WASHINGTON -- The glare of the controversy over the sports team name "Redskins" has just gotten a little brighter, with Congress now weighing in on the matter.
Several House members have co-sponsored legislation that would strip the NFL's trademark of the term "redskin", a move that comes as a federal trademark panel considers the petition of a group of young American Indians who's made the same request, claiming the Washington Redskins' name is offensive.
The bi-partisan legislation was introduced by Del. Eni Faleomavaega, D-American Samoa, who said in a statement,"The use of the word is hurtful and insulting to our nation's first inhabitants. Now is the time to end this injustice."
Faleomavaega's bill has nine co-sponsors, including Rep. Betty McCollum (D-MN) and Rep. Tom Cole(R-OK), the co-chairpersons of the Congressional Native American Caucus. Cole told Roll Call in January that redskin is "needlessly offensive to a large part of our population."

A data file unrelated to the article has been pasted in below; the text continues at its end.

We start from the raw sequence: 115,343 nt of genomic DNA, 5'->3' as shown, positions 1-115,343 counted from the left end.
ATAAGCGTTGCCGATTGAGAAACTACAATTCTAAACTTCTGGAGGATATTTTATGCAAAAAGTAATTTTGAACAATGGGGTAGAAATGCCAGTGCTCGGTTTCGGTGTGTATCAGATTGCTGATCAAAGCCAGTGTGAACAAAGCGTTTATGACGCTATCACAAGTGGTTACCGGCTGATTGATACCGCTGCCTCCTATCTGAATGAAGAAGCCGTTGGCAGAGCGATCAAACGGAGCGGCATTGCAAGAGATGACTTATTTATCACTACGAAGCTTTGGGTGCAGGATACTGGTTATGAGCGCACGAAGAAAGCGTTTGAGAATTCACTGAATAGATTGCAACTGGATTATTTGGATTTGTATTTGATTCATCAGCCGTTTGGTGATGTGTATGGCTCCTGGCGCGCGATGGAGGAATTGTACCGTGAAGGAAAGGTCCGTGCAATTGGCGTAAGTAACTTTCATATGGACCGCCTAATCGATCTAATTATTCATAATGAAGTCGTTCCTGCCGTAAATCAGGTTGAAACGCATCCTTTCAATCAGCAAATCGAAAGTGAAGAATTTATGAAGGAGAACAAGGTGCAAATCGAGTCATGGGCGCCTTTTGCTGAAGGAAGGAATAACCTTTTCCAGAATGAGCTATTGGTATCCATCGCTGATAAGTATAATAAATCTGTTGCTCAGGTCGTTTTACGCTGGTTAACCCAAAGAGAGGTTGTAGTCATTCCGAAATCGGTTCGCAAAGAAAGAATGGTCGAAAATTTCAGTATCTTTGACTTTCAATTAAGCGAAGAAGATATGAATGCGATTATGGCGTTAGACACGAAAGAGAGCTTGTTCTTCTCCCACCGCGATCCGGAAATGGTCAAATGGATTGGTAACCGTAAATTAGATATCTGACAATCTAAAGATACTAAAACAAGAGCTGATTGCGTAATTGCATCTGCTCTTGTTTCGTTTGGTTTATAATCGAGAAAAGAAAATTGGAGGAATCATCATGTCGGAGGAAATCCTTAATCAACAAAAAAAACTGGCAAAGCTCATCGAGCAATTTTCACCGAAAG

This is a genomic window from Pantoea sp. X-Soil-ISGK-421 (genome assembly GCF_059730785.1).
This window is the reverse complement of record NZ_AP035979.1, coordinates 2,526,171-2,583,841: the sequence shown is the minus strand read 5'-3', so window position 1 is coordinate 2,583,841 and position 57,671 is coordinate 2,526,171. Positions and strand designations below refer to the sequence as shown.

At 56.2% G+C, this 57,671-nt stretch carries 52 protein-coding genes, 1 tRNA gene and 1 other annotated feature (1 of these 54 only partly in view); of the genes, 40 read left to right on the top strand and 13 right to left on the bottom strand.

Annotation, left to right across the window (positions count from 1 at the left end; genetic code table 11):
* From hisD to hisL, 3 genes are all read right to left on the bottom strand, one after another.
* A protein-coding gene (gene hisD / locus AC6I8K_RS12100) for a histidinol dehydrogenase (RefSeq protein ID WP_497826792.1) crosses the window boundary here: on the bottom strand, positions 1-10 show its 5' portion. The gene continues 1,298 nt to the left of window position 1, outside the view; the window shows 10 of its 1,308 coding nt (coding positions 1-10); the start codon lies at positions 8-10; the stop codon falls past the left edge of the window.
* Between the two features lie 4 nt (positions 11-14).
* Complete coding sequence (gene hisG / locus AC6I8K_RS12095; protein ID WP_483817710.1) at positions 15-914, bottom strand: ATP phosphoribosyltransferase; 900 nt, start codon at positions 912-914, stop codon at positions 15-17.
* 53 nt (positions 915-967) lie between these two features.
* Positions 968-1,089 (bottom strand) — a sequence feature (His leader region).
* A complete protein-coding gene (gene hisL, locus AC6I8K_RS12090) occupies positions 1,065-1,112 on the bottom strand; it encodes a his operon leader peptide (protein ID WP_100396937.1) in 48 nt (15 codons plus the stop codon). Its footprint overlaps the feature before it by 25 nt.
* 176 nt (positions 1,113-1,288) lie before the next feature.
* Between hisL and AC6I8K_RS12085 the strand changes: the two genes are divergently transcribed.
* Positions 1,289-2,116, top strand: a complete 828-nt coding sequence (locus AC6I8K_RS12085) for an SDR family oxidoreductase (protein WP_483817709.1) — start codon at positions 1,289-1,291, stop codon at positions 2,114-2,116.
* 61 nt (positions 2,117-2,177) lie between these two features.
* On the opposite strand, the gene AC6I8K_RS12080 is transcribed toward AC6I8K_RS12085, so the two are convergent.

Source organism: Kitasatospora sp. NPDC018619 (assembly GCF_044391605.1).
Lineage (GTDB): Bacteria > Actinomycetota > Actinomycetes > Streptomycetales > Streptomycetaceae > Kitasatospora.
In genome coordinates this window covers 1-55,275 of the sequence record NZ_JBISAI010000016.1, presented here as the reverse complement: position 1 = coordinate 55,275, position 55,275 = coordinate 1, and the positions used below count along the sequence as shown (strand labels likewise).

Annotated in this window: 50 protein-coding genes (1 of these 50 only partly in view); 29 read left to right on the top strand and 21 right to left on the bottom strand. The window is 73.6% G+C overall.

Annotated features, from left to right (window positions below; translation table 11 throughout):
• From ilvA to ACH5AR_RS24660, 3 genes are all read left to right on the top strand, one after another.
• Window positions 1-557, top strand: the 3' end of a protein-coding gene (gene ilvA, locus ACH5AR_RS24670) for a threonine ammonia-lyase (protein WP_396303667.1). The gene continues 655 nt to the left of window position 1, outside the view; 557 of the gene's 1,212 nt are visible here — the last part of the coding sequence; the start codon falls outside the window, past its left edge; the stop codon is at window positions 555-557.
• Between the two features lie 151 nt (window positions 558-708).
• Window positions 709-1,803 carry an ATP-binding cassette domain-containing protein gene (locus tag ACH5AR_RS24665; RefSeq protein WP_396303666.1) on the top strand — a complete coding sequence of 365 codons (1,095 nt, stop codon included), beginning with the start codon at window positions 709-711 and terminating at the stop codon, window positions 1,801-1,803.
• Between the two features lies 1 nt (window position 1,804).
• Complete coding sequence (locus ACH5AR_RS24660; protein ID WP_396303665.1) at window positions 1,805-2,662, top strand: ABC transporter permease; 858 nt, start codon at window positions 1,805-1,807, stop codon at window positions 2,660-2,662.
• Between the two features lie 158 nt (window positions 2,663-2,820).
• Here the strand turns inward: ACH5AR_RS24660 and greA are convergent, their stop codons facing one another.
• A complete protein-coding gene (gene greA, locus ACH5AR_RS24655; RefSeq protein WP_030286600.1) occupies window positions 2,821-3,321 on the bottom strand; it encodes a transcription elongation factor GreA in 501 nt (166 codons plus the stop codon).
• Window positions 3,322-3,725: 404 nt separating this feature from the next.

The Redskins certainly do not agree. General Manager Bruce Allen told the media after a meeting of the Trademark Trial and Appeal Board earlier this month that the team is proud of its name and has no plans to change it.
A ruling by the federal panel on the petition to cancel the trademark could take several months to surface. The House bill currently has no companion legislation in the Senate.
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